• Sean Keenan

How to fold a fitted sheet

These past couple weeks, I challenged myself to create a little “how to” video, specifically how to fold a fitted sheet. Compared to previous video projects, this required a little more thought in regards to areas such as continuity, as well as graphics on the video


Sequencing and Screen Direction


Since my knowledge with things like continuity editing is fairly limited, I had to do some research beforehand. For this research, I went back to the old reliable “book title”. The main content I looked at was Chapter 3 and 4 about basic sequencing and screen direction respectively. Normally, in a vacuum, the only context you have in regards to a clip is what’s physically in the clip itself. The thing is though, clips usually aren’t without context. Any sort of video project you see is a bunch of clips pasted together, often with some sort of sequence or continuity. This isn’t always the case, such as certain types of montages, but most videos have a sense of continuity to them. This continuity gives the viewer a sense of context and direction. If you simply saw someone running around the bases with no other context, you’d be confused, but using the previous context given by the other clips, you can tell they’re running around the bases because they hit a home run. The clip itself hasn’t changed, but the viewer’s perception of it is vastly improved with this new context.


Direction is a little less straightforward, but another integral aspect of good film making. If you saw a movie that had the same two shots over and over again, you would get very bored, very fast. On the other hand, if you’re constantly trying new shots and giving the audience a new perspective, they’ll be far more intrigued. It also gives you the ability to perform some good visual storytelling, as you can use things like close ups and dutch angles to give the audience more context on how they should be feeling about these shots. A wide variety of shots also keeps the audience engaged, as they constantly have to be ready for new angles and shots, rather than being lulled to sleep by the same angles


Examples of Continuity



Spider-Man 2

This clip does a great job making sure there’s logical continuity and context to a very intense scene. To start off, we get a wide shot showing the train until moving to Spider-Man, who’s clearly extremely worried. The scene then keeps changing between front views of Spider-Man and the civilians, a back shot of Spider-Man, and shots of the building he’s webbing. This flow helps show us that everyone there is a little tense, Spider-Man is trying to think of a way to stop the train very quickly, as well as how he’ll go about doing so. After the train is stopped, there’s then a great wide shot that makes it seem like Spider-Man is gonna fall, until a closeup shows the hands of civilians saving him. They then move him throughout the train, providing both context of how he got out of the train, as well as an emotionally moving moment in the movie.



Monster Inc.

I think this clip provides a good example of continuity in both an animated movie, as well as a transition from very low intensity to very high. We start with a normal sort of shot-reverse shot, until we notice the sock on the monster and all hell breaks loose. We then get a bunch of different angles showing what happens during an event like this. The transitions are quick and rapid but we still keep the continuity, as we’re getting a clear picture on what’s happening (windows open, alarm’s going off, CDA comes) but in a way that shows how disastrous this situation is. Once the problem ends, the cutting gets a lot less quick and intense, instead just trying to show where everyone will end up now after the situation.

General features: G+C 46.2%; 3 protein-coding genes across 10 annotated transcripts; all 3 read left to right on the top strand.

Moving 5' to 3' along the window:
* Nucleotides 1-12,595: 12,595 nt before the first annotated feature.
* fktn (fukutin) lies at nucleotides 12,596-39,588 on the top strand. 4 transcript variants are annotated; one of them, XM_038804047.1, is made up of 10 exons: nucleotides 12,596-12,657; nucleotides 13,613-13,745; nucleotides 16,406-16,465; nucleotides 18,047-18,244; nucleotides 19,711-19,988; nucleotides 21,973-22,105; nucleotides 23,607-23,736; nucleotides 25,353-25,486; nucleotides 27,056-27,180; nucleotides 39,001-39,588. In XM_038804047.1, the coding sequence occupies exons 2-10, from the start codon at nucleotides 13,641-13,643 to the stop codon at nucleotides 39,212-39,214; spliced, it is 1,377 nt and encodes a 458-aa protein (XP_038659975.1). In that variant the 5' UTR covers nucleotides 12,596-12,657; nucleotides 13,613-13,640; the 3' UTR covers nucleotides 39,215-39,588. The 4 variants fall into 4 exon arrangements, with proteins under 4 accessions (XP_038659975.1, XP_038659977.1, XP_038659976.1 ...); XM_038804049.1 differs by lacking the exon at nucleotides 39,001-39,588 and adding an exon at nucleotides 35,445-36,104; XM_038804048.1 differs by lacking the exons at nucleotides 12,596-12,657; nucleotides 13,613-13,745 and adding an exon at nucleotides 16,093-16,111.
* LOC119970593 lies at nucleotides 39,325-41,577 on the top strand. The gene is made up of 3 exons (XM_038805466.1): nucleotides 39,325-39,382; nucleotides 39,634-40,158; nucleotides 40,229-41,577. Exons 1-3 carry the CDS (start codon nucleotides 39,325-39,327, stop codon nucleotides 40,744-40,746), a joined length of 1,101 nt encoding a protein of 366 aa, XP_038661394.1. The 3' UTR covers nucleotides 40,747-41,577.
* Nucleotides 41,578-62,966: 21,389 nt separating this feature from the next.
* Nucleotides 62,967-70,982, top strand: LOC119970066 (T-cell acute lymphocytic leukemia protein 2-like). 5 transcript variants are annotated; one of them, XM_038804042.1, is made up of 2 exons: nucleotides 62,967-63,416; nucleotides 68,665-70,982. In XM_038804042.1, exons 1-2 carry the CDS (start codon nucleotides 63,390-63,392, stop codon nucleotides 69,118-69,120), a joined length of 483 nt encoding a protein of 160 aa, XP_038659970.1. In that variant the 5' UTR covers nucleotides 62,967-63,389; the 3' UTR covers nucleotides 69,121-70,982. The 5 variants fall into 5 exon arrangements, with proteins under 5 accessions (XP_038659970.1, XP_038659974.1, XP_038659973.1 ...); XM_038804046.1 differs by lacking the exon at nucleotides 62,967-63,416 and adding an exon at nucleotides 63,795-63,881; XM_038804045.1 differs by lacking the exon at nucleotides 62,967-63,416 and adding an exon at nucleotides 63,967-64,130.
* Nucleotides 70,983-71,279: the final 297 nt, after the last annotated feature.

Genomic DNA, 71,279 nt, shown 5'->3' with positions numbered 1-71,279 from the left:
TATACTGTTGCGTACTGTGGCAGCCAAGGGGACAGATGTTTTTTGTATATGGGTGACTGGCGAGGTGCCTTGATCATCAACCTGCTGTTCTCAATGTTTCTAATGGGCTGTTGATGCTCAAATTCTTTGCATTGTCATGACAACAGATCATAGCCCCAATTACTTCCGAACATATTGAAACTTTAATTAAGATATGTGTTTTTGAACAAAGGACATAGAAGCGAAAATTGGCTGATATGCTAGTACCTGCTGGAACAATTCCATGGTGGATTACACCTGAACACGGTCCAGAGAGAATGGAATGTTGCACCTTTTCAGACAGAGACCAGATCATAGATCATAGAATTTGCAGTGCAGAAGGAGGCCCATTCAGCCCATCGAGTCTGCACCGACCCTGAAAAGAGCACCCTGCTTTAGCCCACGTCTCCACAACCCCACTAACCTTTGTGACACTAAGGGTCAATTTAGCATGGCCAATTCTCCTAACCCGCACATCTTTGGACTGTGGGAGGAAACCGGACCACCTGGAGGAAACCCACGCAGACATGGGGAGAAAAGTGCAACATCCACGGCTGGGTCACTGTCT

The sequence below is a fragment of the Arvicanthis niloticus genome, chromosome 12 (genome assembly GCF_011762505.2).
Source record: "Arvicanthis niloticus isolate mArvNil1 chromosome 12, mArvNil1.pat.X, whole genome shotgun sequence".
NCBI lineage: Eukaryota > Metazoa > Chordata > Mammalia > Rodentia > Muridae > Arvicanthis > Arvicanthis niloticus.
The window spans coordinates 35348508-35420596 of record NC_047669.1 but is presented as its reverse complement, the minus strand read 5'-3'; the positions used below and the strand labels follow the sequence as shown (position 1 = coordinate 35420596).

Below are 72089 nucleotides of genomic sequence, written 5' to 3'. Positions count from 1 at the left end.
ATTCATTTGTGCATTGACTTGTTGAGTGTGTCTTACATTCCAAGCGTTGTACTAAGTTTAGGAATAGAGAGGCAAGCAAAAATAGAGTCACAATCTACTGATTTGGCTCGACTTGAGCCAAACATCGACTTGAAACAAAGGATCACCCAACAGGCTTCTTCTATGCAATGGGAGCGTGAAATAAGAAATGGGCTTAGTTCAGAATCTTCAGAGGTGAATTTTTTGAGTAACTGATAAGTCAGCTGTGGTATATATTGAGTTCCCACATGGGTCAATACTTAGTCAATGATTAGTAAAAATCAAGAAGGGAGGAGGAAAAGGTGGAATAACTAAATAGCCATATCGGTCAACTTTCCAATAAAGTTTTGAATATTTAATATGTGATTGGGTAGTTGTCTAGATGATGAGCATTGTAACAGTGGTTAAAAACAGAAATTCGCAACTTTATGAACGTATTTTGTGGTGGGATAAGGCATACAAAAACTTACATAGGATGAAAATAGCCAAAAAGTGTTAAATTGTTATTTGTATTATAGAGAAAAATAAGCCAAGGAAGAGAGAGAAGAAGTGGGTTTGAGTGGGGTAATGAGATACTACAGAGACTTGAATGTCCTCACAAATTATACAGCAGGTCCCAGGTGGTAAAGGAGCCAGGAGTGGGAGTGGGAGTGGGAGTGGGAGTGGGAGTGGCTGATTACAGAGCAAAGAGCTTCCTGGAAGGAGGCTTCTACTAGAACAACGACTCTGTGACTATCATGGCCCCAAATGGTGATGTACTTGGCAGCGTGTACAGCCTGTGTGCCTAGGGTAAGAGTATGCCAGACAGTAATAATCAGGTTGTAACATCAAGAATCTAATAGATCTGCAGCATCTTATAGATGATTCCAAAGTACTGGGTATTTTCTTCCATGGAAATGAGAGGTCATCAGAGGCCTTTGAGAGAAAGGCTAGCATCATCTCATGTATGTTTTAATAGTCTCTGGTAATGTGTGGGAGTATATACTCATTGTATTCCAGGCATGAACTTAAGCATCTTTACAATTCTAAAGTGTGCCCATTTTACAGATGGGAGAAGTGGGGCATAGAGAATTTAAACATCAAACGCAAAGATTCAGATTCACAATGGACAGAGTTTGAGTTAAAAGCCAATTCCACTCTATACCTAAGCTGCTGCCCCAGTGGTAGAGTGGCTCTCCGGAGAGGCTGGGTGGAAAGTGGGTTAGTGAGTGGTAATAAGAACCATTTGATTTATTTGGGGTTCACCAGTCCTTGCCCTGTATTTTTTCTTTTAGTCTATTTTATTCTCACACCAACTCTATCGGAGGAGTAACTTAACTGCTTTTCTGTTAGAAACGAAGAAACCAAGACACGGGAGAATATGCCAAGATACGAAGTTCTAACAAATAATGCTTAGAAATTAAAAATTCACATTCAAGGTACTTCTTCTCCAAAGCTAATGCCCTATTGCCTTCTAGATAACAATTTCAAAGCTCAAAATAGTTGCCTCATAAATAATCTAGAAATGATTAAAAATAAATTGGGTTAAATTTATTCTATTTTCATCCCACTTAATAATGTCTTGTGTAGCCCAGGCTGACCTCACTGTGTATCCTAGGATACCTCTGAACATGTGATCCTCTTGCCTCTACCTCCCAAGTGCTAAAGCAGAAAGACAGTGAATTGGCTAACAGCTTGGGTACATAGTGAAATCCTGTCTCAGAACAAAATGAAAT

Pulp Fiction

Compared to the previous scene’s I talked about, this one’s a fair bit slower. For the first bit of it, it sticks on one angle, showing the conversation between the two main characters (Vincent and Jules). Eventually, we get a close up of Jules asking a question and then go to shot-reverse shot for the rest of the conversation. This up close and personal view makes the conversation itself feel a little more personal, as well as the shots focusing on whoever is talking, unless they felt a physical reaction was worth showing. They then do a very smooth transition of opening the trunk of the car before they go into an intense shootout. This cut helps inform us that the ride is over and they got to their destination, as well as providing context for what will happen next


My How-To


For my own personal How-To video, I did how to fold a fitted sheet. I mainly chose a fitted sheet because I felt I could get some interesting angles, as well as it being a task that lends itself well to step by step instruction.


I mainly focused on making sure the different angles lined up, as well as making sure the needed graphics were there. As I’m still somewhat new to video production, the video is a little more basic than I would usually like, but I struggled putting in certain aspects like sound effects or other graphics. In the future, being able to things such as arrows to show where the folds go, as well as maybe slowing down during some sequences so I could better explain the process


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© 2020 by Sean Keenan.